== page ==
Creating questions and protocols for an international study of ideas about development, demographic behavior, and family life
Arland Thornton, University of Michigan
This paper reports work to understand people’s knowledge and perceptions of socioeconomic development and its relationship to family and demographic behavior. It was motivated by work suggesting that beliefs concerning development influence demographic and family behavior. Our substantive goal was to study the consequences of holding specific viewpoints about development for family and demographic behaviors, including marriage, childbearing, migration, and health. When we began our work, we knew of no tools to measure people’s understanding and evaluation of development. Our challenge was to create such tools. We have conducted in-depth interviews, focus groups, cognitive interviews, and surveys in eleven places around the world: Albania, Argentina, China, Egypt, Iran, Iraq, Nepal, Saudi Arabia, Taiwan, the United States, and Vietnam. In this paper, we describe our approach to create and test questionnaires, discuss problems that we have encountered, present lessons we have learned, and provide preliminary evidence of our success.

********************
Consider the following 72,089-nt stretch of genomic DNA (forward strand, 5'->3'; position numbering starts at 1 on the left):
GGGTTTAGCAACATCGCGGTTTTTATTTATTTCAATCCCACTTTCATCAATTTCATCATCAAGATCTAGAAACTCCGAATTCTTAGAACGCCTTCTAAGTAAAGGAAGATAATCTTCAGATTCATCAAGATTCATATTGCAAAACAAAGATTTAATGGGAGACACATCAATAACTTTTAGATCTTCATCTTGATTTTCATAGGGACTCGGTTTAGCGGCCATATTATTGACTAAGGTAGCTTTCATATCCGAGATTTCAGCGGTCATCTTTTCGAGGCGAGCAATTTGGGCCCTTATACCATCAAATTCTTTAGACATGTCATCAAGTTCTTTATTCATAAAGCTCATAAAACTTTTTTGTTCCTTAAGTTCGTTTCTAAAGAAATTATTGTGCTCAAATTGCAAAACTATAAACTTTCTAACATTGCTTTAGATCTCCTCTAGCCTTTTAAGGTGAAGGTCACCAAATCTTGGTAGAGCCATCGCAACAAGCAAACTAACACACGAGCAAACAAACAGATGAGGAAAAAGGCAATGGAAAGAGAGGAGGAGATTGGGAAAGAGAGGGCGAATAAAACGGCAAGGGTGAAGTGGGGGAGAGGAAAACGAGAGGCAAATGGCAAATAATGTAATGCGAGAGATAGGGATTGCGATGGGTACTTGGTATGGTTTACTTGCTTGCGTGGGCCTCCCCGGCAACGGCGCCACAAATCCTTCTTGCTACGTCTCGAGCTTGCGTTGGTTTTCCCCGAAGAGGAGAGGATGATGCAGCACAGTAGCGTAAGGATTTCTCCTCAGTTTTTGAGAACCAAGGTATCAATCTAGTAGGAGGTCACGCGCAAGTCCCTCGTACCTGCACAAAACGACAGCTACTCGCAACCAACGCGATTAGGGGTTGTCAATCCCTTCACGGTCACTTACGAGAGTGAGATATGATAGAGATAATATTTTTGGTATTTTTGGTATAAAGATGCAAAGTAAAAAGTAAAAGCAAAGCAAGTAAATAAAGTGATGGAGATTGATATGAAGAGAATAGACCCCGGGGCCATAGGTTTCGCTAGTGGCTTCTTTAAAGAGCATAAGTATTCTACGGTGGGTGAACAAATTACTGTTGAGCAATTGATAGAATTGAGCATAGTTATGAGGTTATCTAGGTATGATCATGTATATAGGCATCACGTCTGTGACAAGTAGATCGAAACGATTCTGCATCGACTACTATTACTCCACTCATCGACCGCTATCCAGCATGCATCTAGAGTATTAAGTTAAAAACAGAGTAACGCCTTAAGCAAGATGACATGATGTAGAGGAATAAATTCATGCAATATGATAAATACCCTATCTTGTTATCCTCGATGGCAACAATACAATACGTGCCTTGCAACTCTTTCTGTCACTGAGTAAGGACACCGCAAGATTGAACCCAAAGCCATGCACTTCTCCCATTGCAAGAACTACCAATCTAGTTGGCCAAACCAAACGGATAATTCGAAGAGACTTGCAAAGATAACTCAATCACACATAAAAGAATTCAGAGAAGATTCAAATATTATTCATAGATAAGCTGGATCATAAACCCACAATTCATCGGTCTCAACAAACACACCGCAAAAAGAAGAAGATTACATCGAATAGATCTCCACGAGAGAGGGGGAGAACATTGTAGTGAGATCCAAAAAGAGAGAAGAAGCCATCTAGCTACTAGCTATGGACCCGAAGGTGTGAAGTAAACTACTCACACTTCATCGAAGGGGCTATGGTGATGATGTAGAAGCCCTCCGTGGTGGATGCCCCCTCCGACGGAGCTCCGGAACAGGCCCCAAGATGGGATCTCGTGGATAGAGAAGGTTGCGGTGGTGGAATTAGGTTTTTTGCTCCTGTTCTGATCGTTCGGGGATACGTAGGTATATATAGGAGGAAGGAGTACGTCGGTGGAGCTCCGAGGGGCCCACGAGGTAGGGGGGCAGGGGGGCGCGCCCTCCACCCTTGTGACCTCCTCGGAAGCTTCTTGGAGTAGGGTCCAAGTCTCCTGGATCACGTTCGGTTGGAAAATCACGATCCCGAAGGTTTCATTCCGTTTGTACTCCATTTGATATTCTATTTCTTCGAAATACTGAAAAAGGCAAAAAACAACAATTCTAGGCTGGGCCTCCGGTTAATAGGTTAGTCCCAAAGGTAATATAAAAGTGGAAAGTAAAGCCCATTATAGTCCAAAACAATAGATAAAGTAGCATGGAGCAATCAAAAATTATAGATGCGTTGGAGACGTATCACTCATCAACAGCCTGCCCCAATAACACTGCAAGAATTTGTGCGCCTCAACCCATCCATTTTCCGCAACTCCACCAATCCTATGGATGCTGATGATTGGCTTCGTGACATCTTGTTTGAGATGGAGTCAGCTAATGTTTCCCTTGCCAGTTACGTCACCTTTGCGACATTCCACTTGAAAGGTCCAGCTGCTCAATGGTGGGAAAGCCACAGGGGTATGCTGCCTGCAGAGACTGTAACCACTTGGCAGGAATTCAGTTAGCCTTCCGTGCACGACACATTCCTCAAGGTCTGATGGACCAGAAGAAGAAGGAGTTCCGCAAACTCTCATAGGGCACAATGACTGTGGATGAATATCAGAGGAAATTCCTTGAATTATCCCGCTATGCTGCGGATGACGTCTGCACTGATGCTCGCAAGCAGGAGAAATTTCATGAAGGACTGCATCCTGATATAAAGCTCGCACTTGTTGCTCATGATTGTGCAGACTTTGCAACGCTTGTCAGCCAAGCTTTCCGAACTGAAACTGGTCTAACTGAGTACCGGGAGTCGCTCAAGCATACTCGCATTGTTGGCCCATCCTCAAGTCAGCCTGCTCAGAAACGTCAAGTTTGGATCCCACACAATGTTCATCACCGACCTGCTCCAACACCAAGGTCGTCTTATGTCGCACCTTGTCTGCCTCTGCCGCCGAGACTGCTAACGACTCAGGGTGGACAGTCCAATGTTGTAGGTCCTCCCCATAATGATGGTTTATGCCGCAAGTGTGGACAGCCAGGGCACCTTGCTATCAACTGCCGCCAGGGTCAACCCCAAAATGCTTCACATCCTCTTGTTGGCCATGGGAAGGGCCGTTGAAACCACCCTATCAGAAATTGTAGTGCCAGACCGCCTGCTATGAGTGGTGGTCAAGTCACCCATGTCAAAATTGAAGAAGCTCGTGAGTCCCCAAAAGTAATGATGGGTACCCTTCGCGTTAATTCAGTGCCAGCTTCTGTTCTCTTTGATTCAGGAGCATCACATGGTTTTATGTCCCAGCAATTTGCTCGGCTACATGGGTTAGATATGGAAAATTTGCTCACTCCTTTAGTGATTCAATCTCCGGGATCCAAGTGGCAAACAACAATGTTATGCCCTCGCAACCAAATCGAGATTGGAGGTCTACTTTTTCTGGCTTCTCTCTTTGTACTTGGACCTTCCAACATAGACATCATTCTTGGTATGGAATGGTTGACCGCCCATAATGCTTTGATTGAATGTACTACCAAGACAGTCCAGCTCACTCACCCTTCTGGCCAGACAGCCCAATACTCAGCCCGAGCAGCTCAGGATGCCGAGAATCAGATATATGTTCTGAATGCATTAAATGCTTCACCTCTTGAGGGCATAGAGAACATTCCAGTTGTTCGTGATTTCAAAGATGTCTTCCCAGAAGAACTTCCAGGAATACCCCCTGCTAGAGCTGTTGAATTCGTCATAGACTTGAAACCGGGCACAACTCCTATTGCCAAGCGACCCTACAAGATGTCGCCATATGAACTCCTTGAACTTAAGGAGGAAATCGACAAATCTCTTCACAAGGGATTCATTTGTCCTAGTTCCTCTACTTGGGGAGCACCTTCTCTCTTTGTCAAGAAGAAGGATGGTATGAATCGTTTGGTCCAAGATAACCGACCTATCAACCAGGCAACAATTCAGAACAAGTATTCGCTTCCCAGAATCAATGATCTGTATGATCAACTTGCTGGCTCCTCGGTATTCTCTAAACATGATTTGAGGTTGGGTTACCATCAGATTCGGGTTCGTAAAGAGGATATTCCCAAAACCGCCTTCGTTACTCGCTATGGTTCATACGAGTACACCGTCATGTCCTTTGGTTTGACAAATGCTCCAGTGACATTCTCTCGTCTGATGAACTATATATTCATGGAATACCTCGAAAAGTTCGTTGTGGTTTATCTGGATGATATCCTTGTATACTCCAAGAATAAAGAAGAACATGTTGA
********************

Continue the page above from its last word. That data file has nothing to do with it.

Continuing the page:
Presented in Session 69: Forecasting, methods and data